FOUNDRIES.IO LABS

Bluetooth Low Energy USB Dongle

Foundries.io has released binaries and source code for a Zephyr-based Bluetooth Low Energy USB dongle to the public.

If you’ve ever had to ship a product, you know how frustrating a critical bug can be when your only driver is proprietary. Many times, the problem may be in your code and not the vendor blob, but it is often a difficult journey to find the root cause. Vendors have many customers, and finding the right technical contact takes time. At times, without a compelling business case, you may ultimately find that your use of the device is not “standard”, putting your issue at the back of the line. This can even sometimes force you to source and integrate a different component.

With Zephyr, we have taken a step forward where Bluetooth is concerned. We now have a completely open source, Apache 2.0 Licensed BLE solution from the host to the client, with vendors discussing nearly ready for certification Bluetooth low energy radio stacks based on Zephyr.

Foundries.io has integrated this code for use with the RedBear BLE Nano 2 Kit, which we use internally as a standalone USB Bluetooth dongle. We welcome the community to try out the sources and binaries provided below!

Hardware Requirements

We currently use the RedBear BLE Nano v2 kit, which is based on an nRF52 chip and a companion DAPLink programmer. However, any nRF51/nRF52 board can be used, as long as you have a separate UART to USB converter that supports hardware flow control. These include:

Unsupported / Pre-Release Binaries

For binaries, please see:

https://github.com/OpenSourceFoundries/zephyr-ble-dongle/releases

Source and Setup Instructions

You will need to:

  • Load updated firmware to the DAPLink board (this is the board that attaches to your computer via USB and is used to reprogram the nRF5 chip, as well as provide UART access. Don’t worry; the updated firmware still provides the usual DAPLink functionality).
  • Flash a Zephyr-based BLE dongle application to the nRF5 device which is plugged into the DAPLink programmer.
  • Configure a Linux host to use the combined DAPLink/Nano as a BLE dongle.

The stock DAPLink firmware provided with the BLE Nano 2 kit has several issues with the USB CDC UART interface. To use this with the dongle, a firmware update is required.

To update to the latest DAPLink firmware just follow the guide available at https://github.com/redbear/nRF5x/tree/master/USB-IF#daplink-usb-interface-daplink-v15 and enable flow control. (Note that we’ve provided a prebuilt version that we’ve used internally above.)

To install the firmware update:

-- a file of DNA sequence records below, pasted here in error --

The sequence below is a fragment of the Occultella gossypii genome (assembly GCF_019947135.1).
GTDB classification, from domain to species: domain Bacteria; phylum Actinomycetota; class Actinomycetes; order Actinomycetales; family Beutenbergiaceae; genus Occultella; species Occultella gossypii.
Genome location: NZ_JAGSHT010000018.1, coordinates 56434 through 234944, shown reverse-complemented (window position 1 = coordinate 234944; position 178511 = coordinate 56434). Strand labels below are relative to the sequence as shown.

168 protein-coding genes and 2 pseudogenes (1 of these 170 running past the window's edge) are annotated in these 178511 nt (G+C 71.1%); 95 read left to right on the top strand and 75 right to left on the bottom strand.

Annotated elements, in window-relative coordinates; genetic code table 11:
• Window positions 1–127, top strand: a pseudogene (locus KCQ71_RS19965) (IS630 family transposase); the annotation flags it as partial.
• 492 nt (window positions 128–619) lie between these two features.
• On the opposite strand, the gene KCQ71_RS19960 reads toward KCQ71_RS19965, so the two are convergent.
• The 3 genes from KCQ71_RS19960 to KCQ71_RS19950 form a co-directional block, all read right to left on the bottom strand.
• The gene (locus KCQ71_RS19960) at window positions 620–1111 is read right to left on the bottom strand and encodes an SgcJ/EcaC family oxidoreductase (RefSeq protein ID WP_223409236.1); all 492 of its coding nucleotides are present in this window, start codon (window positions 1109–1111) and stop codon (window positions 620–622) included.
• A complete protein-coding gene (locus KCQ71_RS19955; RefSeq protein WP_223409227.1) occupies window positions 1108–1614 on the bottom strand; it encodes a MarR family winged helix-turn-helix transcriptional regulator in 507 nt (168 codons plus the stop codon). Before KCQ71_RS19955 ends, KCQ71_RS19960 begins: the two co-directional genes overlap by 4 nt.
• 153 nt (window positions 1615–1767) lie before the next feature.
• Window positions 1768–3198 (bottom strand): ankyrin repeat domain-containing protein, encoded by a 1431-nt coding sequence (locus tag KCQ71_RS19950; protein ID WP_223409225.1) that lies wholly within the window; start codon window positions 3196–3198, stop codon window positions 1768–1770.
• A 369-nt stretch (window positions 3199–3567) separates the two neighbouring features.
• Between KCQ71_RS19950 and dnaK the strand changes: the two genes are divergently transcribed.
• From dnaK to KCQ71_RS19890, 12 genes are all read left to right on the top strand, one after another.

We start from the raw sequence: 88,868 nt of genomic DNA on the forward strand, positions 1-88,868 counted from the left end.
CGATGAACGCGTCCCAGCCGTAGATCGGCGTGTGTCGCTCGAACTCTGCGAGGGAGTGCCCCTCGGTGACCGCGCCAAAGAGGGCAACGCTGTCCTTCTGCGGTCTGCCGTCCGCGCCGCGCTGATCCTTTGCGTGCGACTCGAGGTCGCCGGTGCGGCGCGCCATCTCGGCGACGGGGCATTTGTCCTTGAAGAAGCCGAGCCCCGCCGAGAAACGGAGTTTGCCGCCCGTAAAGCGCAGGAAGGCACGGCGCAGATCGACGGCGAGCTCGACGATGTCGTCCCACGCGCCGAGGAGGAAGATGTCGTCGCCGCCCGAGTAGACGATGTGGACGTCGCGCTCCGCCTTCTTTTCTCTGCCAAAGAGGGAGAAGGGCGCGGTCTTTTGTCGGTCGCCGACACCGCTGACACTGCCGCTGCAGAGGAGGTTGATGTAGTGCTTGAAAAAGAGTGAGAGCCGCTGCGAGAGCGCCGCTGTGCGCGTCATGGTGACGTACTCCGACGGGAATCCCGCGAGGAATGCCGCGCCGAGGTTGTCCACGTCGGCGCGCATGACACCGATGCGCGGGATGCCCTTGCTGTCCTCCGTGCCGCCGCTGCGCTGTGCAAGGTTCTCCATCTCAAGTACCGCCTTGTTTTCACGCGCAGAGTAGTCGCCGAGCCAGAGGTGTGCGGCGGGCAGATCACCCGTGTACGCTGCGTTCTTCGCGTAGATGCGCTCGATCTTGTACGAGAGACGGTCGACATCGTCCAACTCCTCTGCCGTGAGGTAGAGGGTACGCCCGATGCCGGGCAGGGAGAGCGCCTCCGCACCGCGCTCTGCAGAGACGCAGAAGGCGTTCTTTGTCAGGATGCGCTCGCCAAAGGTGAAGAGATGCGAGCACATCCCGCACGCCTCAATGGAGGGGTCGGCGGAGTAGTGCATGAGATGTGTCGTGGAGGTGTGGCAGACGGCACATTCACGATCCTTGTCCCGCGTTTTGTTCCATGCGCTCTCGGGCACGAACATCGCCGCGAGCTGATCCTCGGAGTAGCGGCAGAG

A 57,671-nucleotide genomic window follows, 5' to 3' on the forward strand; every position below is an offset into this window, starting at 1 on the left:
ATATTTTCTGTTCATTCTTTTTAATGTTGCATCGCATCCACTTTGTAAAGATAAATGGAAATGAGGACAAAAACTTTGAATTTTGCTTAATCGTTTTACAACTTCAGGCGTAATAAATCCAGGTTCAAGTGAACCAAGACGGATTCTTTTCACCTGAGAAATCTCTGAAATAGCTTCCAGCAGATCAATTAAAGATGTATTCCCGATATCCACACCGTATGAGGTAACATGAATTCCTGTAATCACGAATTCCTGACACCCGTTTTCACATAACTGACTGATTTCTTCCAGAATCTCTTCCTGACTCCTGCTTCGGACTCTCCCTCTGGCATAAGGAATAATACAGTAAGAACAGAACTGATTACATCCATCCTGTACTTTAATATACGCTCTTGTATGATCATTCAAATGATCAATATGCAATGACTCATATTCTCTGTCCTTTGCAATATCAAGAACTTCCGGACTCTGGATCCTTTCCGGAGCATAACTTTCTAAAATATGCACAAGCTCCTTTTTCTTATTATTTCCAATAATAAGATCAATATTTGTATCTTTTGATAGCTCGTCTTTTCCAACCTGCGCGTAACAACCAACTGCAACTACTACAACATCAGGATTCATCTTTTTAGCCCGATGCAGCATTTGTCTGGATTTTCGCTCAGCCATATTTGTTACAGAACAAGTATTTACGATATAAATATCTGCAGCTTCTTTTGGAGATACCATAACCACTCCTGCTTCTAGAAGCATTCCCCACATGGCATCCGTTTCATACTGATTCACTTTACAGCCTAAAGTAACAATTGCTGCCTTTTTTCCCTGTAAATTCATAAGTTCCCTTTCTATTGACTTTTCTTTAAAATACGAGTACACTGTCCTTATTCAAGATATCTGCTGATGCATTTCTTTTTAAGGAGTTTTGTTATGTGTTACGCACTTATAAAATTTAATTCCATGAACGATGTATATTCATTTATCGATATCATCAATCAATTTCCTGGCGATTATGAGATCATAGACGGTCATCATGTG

• Press the button on the DAPLink board while plugging in your board. Make sure the button is pressed the entire time, from before you plug it in until it is mounted.
  • The DAPLink will boot in a firmware update mode; the mount point will be named “MAINTENANCE”.
  • Drag and drop the updated DAPLink binary to the “MAINTENANCE” mount point.
  • Your DAPLink device will then reboot in its usual mode; the mount point will be named “DAPLINK”.

Zephyr Application

The source code is simply the hci_uart sample within the Zephyr tree. However, you’ll need to add a few configuration options.

Add the following to the file $ZEPHYR_BASE/samples/bluetooth/hci_uart/nrf5.conf.

 CONFIG_BT_CTLR_RX_BUFFERS=18
 CONFIG_BT_CTLR_TX_BUFFERS=19
 CONFIG_BT_CTLR_TX_BUFFER_SIZE=251
 CONFIG_BT_CTLR_DATA_LENGTH_MAX=251
 CONFIG_BT_HCI_CMD_COUNT=20
 CONFIG_BT_RX_BUF_COUNT=20
 CONFIG_BT_RX_BUF_LEN=264

You can also increase the number of connections above the default of 16 parallel bluetooth connections by changing CONFIG_BT_MAX_CONN in the same file. We’ve had some success testing as many as 24 devices concurrently, but you’ll want to verify this for your use cases. Additional RX/TX buffers and larger data lengths should also used for better performance, if sufficient RAM is available on your device.

Now build the hci_uart application using the modified nrf5.conf as the CONF_FILE. (Check out the Zephyr Getting Started Guide for build instructions if you’re new to Zephyr.)

You can now drag and drop the hci_uart binary to the “DAPLINK” mount point. The nRF5 device will automatically reboot and act as a BLE dongle.

Linux Host Configuration

To use the BLE dongle with a Linux computer, you need to configure the btattach service.

Instructions for systemd-based installations:

# Create bluetooth attach configuration file
cat << EOF > /etc/bluetooth/btattach.conf
HCITTY=/dev/ttyACM0
HCISPEED=1000000
HCIPROTO=h4
EOF

# restart btattach service
systemctl restart btattach.service

You may need to adjust HCITTY to another serial port if you have multiple available on your system.

And that’s it. Enjoy!